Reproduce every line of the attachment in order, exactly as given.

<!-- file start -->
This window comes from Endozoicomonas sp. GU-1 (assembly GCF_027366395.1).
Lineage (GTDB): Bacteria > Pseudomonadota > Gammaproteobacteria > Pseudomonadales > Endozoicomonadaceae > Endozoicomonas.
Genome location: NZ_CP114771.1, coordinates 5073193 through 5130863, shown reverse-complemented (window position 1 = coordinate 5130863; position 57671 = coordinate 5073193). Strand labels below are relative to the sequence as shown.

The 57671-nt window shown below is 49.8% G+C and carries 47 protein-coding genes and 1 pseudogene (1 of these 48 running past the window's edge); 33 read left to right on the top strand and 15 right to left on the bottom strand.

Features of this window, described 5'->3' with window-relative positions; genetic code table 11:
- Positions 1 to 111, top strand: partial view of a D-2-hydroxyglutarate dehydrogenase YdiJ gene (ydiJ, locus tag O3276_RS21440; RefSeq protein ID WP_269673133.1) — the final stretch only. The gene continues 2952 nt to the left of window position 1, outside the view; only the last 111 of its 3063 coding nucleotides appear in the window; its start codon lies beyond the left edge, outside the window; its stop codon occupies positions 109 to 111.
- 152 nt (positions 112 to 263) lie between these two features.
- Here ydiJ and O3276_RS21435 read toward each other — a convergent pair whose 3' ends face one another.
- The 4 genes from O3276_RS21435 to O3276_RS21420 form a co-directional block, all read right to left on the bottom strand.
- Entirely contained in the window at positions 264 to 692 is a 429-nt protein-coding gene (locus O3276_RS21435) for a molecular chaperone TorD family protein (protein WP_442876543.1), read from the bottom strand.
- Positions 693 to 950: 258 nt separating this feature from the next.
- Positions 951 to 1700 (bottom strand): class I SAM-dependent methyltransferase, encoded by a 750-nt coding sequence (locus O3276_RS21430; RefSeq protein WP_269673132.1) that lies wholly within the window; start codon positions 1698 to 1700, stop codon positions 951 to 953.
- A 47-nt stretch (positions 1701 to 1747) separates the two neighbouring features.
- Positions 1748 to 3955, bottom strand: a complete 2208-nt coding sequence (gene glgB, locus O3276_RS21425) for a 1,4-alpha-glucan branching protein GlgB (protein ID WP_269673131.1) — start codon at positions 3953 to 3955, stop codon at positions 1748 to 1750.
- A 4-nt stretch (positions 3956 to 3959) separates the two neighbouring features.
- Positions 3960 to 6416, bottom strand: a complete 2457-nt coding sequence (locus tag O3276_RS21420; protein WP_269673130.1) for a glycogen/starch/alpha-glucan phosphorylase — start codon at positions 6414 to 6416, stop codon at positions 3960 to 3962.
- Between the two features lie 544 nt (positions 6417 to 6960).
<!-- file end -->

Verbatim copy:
This window comes from Endozoicomonas sp. GU-1 (assembly GCF_027366395.1).
Lineage (GTDB): Bacteria > Pseudomonadota > Gammaproteobacteria > Pseudomonadales > Endozoicomonadaceae > Endozoicomonas.
Genome location: NZ_CP114771.1, coordinates 5073193 through 5130863, shown reverse-complemented (window position 1 = coordinate 5130863; position 57671 = coordinate 5073193). Strand labels below are relative to the sequence as shown.

The 57671-nt window shown below is 49.8% G+C and carries 47 protein-coding genes and 1 pseudogene (1 of these 48 running past the window's edge); 33 read left to right on the top strand and 15 right to left on the bottom strand.

Features of this window, described 5'->3' with window-relative positions; genetic code table 11:
- Positions 1 to 111, top strand: partial view of a D-2-hydroxyglutarate dehydrogenase YdiJ gene (ydiJ, locus tag O3276_RS21440; RefSeq protein ID WP_269673133.1) — the final stretch only. The gene continues 2952 nt to the left of window position 1, outside the view; only the last 111 of its 3063 coding nucleotides appear in the window; its start codon lies beyond the left edge, outside the window; its stop codon occupies positions 109 to 111.
- 152 nt (positions 112 to 263) lie between these two features.
- Here ydiJ and O3276_RS21435 read toward each other — a convergent pair whose 3' ends face one another.
- The 4 genes from O3276_RS21435 to O3276_RS21420 form a co-directional block, all read right to left on the bottom strand.
- Entirely contained in the window at positions 264 to 692 is a 429-nt protein-coding gene (locus O3276_RS21435) for a molecular chaperone TorD family protein (protein WP_442876543.1), read from the bottom strand.
- Positions 693 to 950: 258 nt separating this feature from the next.
- Positions 951 to 1700 (bottom strand): class I SAM-dependent methyltransferase, encoded by a 750-nt coding sequence (locus O3276_RS21430; RefSeq protein WP_269673132.1) that lies wholly within the window; start codon positions 1698 to 1700, stop codon positions 951 to 953.
- A 47-nt stretch (positions 1701 to 1747) separates the two neighbouring features.
- Positions 1748 to 3955, bottom strand: a complete 2208-nt coding sequence (gene glgB, locus O3276_RS21425) for a 1,4-alpha-glucan branching protein GlgB (protein ID WP_269673131.1) — start codon at positions 3953 to 3955, stop codon at positions 1748 to 1750.
- A 4-nt stretch (positions 3956 to 3959) separates the two neighbouring features.
- Positions 3960 to 6416, bottom strand: a complete 2457-nt coding sequence (locus tag O3276_RS21420; protein WP_269673130.1) for a glycogen/starch/alpha-glucan phosphorylase — start codon at positions 6414 to 6416, stop codon at positions 3960 to 3962.
- Between the two features lie 544 nt (positions 6417 to 6960).